Death is a part of life. It is going to happen to everyone no matter what. It is just a matter of how and when. No one knows when it is going to happen, but a family member could have a say in the matter.
Every day, people are on their hospital beds being too ill, too old, or injured to a point where it could affect their entire livelihood. In these extreme cases, many of them would have to struggle mightily to get back to normalcy. Doctors could give these patients’ loved ones the choice in whether or not life support should be shut off allowing the patient to stop having to suffer.
It is a big debate in the medical world today. Some people believe that no one should be able to choose for the patient and others believe it might be necessary in some cases.
In one of the most infamous cases of this, actress Natasha Richardson was severely injured in a skiing incident in 2009. According to Fox News’ Jessica Doyle, it was decided that life support should be taken off after a few days. When asked about when one should be taken off of life support, Dr. Eric Braverman, an assistant professor at Cornell said, “You pull the plug when the person has no brain waves, and no hope of quality of life.” Although the details of Richardson’s injury was never publically explained, there didn’t seem to be any issue with the decision.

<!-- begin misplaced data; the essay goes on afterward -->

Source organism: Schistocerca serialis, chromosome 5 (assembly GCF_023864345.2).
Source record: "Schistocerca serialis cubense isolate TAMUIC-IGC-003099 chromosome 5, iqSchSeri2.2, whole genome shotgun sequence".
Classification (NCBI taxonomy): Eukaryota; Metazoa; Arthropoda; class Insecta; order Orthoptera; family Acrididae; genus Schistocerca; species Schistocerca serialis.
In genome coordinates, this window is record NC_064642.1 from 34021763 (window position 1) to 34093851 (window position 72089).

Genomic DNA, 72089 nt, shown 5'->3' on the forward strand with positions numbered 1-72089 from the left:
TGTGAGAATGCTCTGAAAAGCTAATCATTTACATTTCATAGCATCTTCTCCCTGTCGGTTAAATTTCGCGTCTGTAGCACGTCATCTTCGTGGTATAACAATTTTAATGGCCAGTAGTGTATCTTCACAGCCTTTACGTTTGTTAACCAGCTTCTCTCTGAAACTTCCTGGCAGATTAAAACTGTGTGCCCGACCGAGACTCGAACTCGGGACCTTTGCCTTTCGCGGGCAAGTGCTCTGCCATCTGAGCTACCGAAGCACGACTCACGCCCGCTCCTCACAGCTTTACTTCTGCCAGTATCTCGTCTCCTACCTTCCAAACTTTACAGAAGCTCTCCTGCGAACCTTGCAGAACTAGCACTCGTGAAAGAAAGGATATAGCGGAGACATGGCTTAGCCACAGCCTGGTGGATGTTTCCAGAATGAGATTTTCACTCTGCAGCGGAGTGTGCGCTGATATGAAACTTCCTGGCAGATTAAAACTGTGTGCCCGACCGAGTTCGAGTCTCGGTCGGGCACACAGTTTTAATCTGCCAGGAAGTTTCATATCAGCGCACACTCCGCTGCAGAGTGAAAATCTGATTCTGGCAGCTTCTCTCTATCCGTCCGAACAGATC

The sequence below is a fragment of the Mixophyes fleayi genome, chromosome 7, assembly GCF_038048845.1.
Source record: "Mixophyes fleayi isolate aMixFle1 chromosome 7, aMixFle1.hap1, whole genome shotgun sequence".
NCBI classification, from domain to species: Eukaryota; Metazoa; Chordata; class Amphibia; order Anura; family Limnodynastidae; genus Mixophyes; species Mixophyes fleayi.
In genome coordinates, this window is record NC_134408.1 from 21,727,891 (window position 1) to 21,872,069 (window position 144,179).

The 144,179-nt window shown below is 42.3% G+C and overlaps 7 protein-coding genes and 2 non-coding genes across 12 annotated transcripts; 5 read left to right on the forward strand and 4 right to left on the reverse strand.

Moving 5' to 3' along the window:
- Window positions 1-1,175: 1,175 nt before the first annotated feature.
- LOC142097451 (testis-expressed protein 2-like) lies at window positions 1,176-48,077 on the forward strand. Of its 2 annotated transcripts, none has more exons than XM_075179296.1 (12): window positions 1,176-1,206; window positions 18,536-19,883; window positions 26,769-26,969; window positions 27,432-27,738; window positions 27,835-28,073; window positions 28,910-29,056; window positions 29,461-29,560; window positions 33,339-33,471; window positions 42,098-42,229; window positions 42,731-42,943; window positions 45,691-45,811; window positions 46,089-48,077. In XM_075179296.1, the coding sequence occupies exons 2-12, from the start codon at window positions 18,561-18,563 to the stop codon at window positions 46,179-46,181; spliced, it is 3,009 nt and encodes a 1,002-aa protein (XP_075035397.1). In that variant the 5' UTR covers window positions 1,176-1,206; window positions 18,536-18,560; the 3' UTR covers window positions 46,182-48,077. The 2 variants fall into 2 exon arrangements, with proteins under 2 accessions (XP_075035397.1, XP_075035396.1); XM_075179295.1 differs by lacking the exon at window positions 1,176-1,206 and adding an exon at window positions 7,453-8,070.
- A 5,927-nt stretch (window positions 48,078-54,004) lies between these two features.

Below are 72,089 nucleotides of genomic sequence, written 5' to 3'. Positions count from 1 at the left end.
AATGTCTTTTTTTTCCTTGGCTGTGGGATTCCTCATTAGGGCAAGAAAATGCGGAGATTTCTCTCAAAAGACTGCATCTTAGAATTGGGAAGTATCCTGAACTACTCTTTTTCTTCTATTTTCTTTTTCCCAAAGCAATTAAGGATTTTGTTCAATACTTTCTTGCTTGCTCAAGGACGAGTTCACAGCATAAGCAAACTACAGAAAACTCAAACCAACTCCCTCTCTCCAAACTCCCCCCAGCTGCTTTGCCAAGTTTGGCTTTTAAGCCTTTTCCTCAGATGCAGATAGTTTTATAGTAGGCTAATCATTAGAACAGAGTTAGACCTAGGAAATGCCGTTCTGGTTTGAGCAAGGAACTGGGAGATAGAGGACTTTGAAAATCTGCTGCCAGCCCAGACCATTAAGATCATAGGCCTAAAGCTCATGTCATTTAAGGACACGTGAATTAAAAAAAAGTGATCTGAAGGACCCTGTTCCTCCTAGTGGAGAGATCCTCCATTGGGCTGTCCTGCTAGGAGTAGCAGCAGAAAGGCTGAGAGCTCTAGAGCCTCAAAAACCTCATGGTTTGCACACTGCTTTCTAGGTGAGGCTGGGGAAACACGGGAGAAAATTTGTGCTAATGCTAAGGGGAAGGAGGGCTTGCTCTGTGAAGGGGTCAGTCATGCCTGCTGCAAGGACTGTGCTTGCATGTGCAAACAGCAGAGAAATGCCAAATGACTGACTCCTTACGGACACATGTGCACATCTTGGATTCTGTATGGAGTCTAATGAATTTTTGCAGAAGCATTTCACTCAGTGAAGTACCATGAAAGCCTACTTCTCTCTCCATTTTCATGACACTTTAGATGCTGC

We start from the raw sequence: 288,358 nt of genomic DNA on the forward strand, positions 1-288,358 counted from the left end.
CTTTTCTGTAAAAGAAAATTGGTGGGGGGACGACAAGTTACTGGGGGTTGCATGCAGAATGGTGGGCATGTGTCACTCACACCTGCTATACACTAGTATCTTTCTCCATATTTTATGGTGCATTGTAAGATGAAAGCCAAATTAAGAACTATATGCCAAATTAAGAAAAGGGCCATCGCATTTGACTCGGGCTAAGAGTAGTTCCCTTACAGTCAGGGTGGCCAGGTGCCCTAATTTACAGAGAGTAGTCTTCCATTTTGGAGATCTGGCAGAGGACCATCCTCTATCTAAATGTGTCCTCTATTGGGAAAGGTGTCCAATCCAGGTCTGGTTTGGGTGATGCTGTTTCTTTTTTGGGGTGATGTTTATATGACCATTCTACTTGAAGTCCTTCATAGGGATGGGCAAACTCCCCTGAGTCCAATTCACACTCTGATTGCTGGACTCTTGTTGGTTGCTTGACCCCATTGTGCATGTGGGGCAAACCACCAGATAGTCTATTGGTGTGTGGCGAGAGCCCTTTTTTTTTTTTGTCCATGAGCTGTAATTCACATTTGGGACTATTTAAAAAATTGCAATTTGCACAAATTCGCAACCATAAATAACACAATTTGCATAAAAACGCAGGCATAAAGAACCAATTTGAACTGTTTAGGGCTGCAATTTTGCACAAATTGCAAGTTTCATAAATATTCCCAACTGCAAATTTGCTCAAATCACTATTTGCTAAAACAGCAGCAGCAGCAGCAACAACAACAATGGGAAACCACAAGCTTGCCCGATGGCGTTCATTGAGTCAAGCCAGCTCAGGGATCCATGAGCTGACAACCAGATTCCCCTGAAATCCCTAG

But what about any disagreements that arise?
Terri Schiavo spent a much longer time in a vegetative state than Richardson. Eight years to be exact. Her husband wanted the feeding tube removed not too long after Schiavo’s incident, but her parents thought she could eventually make it through and live her life again. After the seven year battle, it was finally decided that the feeding tube would be taken away and Schiavo died about two weeks later.
Disagreements like this one eventually find themselves in court where the final decision is made. There even have been cases in which the doctor and family disagree.
There is nothing easy about these kind of decisions and there is no way around it if it ever finds your family. Personally, I think life support should be taken away if the victim reaches the point of braindead. Hopefully though, we can all avoid having deal with the situation like the Schiavo and Richardson families had to go through.
Doyle, Jessica. “When is the Right Time to Turn Off Life Support?” Fox News. March 19, 2009. www.foxnews.com. http://www.foxnews.com/story/2009/03/19/when-is-right-time-to-turn-off-life-support.html